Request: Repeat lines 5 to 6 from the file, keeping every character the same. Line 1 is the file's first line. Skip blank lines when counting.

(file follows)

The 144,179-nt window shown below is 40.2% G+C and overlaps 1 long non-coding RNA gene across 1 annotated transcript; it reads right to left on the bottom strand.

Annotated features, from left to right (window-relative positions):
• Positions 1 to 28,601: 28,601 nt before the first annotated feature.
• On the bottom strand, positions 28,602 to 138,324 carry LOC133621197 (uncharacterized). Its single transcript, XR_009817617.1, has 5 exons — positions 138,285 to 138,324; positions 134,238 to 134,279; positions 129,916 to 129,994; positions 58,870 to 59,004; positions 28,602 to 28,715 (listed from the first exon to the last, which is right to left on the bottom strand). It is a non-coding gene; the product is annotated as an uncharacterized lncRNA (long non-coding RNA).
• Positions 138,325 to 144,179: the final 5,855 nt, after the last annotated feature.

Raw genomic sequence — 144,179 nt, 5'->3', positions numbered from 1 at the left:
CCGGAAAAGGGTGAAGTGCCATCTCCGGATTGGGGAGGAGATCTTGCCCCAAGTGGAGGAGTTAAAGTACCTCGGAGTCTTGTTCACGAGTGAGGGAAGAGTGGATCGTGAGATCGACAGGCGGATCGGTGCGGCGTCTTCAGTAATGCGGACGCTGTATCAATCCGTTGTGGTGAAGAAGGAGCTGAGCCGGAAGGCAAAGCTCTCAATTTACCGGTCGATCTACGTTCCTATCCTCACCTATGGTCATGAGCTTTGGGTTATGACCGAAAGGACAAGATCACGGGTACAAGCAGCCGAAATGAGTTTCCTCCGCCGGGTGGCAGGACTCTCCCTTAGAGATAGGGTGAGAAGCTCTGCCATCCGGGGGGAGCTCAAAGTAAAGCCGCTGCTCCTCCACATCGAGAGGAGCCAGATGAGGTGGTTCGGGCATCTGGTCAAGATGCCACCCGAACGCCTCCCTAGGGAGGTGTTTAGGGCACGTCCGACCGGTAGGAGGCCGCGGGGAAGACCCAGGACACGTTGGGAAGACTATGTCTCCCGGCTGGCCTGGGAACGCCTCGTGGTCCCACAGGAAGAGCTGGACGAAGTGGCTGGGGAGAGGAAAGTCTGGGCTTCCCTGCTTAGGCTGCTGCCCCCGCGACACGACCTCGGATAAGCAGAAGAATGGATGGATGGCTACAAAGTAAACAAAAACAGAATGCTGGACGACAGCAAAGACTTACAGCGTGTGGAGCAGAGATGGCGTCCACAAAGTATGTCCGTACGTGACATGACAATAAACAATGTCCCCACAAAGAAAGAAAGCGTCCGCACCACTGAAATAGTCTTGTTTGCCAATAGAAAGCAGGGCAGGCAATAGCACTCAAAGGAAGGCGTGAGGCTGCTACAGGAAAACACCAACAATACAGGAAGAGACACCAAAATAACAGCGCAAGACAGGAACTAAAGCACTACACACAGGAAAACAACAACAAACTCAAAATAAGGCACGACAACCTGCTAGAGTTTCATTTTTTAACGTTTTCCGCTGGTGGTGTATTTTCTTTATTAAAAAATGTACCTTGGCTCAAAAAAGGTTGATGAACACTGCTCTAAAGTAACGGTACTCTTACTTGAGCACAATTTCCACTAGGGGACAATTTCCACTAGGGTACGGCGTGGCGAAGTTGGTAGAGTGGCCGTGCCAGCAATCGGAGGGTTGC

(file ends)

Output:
• Positions 138,325 to 144,179: the final 5,855 nt, after the last annotated feature.

Raw genomic sequence — 144,179 nt, 5'->3', positions numbered from 1 at the left: